I can’t do much about my age, and many of my own intellectual influences date back to the Jurassic era, or so it might seem. But I can recall that from the 1950’s forward there was always debate about the negative influences of television. I was too young to grasp the full implications of TV’s broadcasting of the McCarthy Hearings in the spring of 1954, but closer to home I was aware that some mothers’ groups were trying to get my 5 PM Howdy Doody off the air as being too frenetic and agitating for young children. (They might have done better to worry about “The Three Stooges,” whose films were released to TV around 1957 bubbling over with slapstick violence that my brother Al and I can replicate to this day. Nyuk! Nyuk! Nyuk!)
By the time I got to college in the mid-1960’s there were more serious academic questions about the influence of television on its viewers and the culture. One of the most popular works of the 1960’s was Marshall McLuhan’s The Medium is the Message. The general thrust of thinkers like McLuhan was the idea that whatever medium one used to communicate, the medium changed the communicated event. I believe it was the Greek philosopher Sophocles who argued that the invention of the alphabet would destroy the human capacity for memory—whether that was true or not, the alphabet captured conceptual thinking into a variety of forms that lived long beyond the writer.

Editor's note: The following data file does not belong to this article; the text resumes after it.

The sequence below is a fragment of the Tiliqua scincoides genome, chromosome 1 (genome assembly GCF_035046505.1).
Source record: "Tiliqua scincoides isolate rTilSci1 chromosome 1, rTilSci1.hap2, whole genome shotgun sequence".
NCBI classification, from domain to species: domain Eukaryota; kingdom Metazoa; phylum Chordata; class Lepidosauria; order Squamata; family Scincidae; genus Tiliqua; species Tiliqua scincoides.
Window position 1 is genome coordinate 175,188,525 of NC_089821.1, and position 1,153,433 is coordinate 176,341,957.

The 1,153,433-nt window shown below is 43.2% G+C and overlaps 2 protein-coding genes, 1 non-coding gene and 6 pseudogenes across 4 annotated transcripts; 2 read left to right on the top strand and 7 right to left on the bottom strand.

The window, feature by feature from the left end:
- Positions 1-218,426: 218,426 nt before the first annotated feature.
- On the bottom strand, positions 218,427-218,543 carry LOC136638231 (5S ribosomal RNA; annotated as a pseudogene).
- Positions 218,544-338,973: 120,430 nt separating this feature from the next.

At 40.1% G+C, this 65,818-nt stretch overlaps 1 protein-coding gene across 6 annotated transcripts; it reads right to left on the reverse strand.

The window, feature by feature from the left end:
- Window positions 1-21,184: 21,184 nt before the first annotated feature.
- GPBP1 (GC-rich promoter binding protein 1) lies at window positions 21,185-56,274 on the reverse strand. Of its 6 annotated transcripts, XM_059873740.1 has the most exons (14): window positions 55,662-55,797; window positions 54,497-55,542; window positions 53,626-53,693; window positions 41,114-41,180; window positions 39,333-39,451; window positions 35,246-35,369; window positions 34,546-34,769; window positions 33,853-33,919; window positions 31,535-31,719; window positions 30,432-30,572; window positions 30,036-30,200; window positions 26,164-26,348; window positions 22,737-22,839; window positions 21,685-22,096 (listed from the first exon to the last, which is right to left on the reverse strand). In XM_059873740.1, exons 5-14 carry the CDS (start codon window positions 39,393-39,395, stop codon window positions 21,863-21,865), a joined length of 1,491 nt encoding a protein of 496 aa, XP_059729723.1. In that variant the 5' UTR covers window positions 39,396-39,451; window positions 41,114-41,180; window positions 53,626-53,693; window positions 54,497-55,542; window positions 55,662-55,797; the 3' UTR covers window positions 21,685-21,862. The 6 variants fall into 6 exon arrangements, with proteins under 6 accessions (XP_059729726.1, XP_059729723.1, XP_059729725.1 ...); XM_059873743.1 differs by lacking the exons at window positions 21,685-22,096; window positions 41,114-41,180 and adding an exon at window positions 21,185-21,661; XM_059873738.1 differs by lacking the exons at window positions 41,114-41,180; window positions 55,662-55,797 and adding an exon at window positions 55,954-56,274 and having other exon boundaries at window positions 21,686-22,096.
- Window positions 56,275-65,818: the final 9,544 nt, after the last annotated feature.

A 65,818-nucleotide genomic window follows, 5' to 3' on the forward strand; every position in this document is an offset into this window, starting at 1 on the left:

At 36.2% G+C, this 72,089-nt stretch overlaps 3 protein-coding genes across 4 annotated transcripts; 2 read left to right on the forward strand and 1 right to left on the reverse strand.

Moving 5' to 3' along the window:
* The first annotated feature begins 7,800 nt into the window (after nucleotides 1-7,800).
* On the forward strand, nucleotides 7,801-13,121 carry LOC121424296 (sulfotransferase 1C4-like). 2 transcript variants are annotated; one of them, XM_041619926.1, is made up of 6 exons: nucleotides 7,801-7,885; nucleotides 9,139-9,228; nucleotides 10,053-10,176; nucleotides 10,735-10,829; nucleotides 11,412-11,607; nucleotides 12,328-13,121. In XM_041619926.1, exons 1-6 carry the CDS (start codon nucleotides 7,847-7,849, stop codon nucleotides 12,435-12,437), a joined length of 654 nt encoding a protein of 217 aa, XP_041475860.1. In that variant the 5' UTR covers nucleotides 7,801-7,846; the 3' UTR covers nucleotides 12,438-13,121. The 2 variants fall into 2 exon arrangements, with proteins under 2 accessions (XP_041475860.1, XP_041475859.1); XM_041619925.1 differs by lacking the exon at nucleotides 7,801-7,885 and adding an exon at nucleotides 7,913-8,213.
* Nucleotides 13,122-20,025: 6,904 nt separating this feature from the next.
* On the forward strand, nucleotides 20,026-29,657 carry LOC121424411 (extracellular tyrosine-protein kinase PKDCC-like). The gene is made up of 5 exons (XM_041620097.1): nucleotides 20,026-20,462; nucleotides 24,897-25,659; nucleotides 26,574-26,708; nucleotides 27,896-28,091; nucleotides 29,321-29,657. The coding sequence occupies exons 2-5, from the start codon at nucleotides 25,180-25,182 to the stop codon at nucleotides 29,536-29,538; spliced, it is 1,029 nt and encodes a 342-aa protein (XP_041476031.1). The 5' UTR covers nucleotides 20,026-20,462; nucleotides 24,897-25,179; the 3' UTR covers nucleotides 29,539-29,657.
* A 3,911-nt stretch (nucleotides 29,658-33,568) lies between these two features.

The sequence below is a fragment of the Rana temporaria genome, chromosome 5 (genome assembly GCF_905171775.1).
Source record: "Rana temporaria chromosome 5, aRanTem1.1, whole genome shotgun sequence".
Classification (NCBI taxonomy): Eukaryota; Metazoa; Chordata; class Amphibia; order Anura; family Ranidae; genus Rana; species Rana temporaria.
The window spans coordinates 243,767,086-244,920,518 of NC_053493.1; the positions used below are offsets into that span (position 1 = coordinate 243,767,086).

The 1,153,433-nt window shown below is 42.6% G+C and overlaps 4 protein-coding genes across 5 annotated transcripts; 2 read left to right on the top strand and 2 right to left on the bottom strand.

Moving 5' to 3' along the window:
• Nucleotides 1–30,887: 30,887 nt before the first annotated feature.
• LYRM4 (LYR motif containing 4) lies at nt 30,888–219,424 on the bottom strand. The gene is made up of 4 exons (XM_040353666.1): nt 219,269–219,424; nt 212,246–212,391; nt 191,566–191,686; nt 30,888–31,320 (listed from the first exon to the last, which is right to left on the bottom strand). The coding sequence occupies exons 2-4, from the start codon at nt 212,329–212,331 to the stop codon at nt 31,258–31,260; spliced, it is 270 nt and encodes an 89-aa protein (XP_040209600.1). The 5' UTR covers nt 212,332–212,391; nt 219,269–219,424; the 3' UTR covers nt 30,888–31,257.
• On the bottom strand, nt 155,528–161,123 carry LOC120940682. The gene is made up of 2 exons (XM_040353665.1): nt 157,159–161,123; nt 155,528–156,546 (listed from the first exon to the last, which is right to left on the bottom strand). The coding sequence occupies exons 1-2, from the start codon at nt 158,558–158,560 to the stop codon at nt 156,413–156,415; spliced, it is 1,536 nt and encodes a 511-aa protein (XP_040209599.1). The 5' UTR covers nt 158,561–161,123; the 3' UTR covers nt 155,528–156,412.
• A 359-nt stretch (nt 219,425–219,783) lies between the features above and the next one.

The heart of this discussion is truly philosophical and contemporary—does any human medium perfectly capture the truth it conveys? This has been an issue for the Church as well, and our Paragraph 42 admits that all mediums at our disposal fail to capture the fullness of God. Para. 42 follows a previous proposition about deducing a perfect God from the perfection of his creatures. “Our human words always fall short of the mystery of God” is a more pessimistic contention than last week’s para. 41, repeating a pattern of checks and balances that appears frequently in the Catechism.
The emphasis here in para. 41 is on “language,” and it has powerful implications on the way that the Church has attempted to serve as the “medium,” if you will, of God’s intent. A bit of a review of the Church ‘medium” may be helpful here. In its earliest belief texts, the Church depended upon the body of the Hebrew Scriptures and the Gospels—the bulk of which were narrative in nature, describing the effects of God’s work. The fact that the Church sanctioned four variants of the Jesus narrative (the four Gospels) is an admission that no one text embodied God’s plan and Jesus’ meaning perfectly. In fact, next Sunday’s Gospel, where Jesus proclaims that “the Father is greater than I,” was ambiguous enough to create debates that proceeded into the fifth century.
The Councils of Nicaea, Ephesus, and Chalcedon, ranging from 325 to 451 A.D., were invoked to bring unity to the Church in its belief and practices, and each Council expressed this unity in propositions, the Nicene Creed being the easiest remembered. In doing so the Church established a particular medium—propositions—that would become the template for its teaching and ruling exercises. One can argue that the penitentiaries of the Irish monks from the sixth century were propositional—itemized summaries of sins and reparations, for example.